Cable Car Museum
Location: San Francisco, CA (1201 Mason St.)
When to visit: Open 10-5 Fri to Sun (10-4 Tue to Thu; closed Mon)
Time needed: 30-45 minutes
It’s funny how you can be familiar with something without ever stopping to think how it works.
I first heard about the cable cars in San Francisco years ago. Every time I visit the city I am intrigued by these old-time vehicles. But I never really contemplated how the cars operate.
It’s right there in the name, of course: Cable cars. These trolleys are pulled by underground wire cables using a pulley system with cables that run continuously at 9.5 miles per hour.
Most mass transit vehicles today operate on gas power, while some even use electric. But San Francisco’s cable cars still use the old-fashioned method of power: sheer brute force.
At the Cable Car Museum, you can walk out onto a viewing deck to the see the machinery in action, and you can view historic photos and artifacts.
Pictures From Inside the Cable Car Museum in San Francisco
Here’s the oldest cable car in history!
It’s Clay Street Railroad Car #8. This is the only surviving car from the original 1873 fleet, which means it is in fact the oldest remaining cable car in the world.
There are three cable cars on display from the 1870s, in fact. That’s a century and a half old. Before the motor car was invented!
The Cable Car Museum itself isn’t very large, but it’s free, so you’re getting your money’s worth. Main highlight #1 is the viewing deck where visitors can see the giant gears actually cranking those cables.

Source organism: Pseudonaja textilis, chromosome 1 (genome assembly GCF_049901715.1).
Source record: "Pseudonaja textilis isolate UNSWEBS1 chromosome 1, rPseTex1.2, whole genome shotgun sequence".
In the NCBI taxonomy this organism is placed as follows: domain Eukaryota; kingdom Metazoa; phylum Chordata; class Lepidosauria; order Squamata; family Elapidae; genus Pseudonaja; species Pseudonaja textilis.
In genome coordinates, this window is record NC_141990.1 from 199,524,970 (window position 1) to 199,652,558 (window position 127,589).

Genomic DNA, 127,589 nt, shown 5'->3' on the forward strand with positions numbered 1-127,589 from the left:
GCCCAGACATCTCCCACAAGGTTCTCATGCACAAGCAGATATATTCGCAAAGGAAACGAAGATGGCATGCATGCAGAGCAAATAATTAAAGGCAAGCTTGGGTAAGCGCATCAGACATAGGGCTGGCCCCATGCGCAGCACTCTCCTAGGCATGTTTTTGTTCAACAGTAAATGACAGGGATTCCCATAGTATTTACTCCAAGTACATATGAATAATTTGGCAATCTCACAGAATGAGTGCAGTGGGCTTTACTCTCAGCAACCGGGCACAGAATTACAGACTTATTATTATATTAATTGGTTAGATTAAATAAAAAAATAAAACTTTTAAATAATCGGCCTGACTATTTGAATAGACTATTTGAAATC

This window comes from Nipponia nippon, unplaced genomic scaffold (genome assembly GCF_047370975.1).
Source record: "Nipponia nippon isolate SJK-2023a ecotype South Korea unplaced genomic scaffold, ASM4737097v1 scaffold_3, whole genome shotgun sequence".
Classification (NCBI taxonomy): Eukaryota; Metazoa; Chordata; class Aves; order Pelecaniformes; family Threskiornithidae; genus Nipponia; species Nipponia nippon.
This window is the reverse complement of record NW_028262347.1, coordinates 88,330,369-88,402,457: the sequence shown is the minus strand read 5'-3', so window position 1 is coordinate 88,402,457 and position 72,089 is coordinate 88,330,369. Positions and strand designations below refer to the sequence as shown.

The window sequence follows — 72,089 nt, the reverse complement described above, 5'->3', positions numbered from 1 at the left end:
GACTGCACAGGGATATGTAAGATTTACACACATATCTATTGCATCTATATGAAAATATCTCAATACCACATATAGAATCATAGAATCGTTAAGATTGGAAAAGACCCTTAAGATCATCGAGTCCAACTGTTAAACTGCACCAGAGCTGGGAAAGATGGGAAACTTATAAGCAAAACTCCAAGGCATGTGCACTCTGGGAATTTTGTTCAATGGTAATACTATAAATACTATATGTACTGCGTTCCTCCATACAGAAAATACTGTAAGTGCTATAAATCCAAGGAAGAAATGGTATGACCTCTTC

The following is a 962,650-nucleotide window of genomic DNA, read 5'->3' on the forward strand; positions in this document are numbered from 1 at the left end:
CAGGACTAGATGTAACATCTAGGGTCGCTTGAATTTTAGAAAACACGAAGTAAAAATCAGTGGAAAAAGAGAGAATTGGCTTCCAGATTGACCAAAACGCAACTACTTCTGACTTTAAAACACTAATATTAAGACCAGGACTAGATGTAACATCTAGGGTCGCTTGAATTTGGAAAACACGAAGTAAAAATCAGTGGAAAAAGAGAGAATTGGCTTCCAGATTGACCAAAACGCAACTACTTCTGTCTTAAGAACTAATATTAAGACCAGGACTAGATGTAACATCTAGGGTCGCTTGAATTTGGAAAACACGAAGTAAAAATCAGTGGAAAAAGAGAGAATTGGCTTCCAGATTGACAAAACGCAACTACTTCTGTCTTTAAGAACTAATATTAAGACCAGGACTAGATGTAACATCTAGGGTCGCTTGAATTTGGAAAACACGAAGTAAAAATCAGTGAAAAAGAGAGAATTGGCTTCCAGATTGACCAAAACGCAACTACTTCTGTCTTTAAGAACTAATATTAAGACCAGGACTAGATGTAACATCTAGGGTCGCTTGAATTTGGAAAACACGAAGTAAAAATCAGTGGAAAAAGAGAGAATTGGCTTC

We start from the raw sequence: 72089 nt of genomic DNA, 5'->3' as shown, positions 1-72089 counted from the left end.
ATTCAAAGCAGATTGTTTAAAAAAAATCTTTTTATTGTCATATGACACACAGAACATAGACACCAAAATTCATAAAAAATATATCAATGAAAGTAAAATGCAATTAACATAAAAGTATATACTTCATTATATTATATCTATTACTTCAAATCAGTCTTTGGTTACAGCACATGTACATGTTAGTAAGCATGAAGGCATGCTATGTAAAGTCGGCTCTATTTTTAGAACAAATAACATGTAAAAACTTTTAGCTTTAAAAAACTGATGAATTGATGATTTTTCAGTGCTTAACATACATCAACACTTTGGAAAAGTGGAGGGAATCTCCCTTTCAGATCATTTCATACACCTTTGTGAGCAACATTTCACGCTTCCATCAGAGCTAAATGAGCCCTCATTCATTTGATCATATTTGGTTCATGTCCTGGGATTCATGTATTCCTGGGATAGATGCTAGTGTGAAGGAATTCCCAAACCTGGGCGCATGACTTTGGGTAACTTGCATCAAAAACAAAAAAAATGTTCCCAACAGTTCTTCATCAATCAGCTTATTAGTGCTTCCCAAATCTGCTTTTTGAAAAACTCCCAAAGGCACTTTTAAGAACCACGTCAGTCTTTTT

Highlight #2 is a series of exhibits that tell the history of the city’s cable cars and the routes around the city. The many black and white photos are fascinating to see.
Here’s an exhibit showing transportation tokens from around the country. Some are 100 years old!
The information is enlightening. You’ll learn that there are currently 40 cable cars in the San Francisco system. A max of 26 are in use at any one time.
The Powell-Mason and Powell-Hyde cars cannot be turned around; when they reach the end of the line, a turntable spins the cars around to head back in the opposite direction. The California Street cars, meanwhile, can run in either direction.
Logistics of Visiting the Museum
The Cable Car Museum in San Francisco has been open since 1974. As of this writing, the museum is free. Friends of the Cable Car Museum operate the facility as a nonprofit.
It’s closed on Mondays, but is otherwise open every day of the year except Christmas, Thanksgiving, and New Year’s Day.
The museum opens at 10 am and remains open until 5 pm from Friday to Sunday. From Tuesday to Thursday, it closed earlier at 4 pm.
While the museum does not charge for tickets, they do offer gifts and trinkets like toy cable cars to commemorate your visit. You can even purchase genuine cable car bells!
And if you’re interested in riding the actual cable car in SF, it’ll cost you $8 one way. The Powell-Hyde and Powell-Mason lines both stop at the museum.
San Fran is an ideal stop on a west coast road trip drive between San Diego and Seattle.
Would you visit the Cable Car Museum?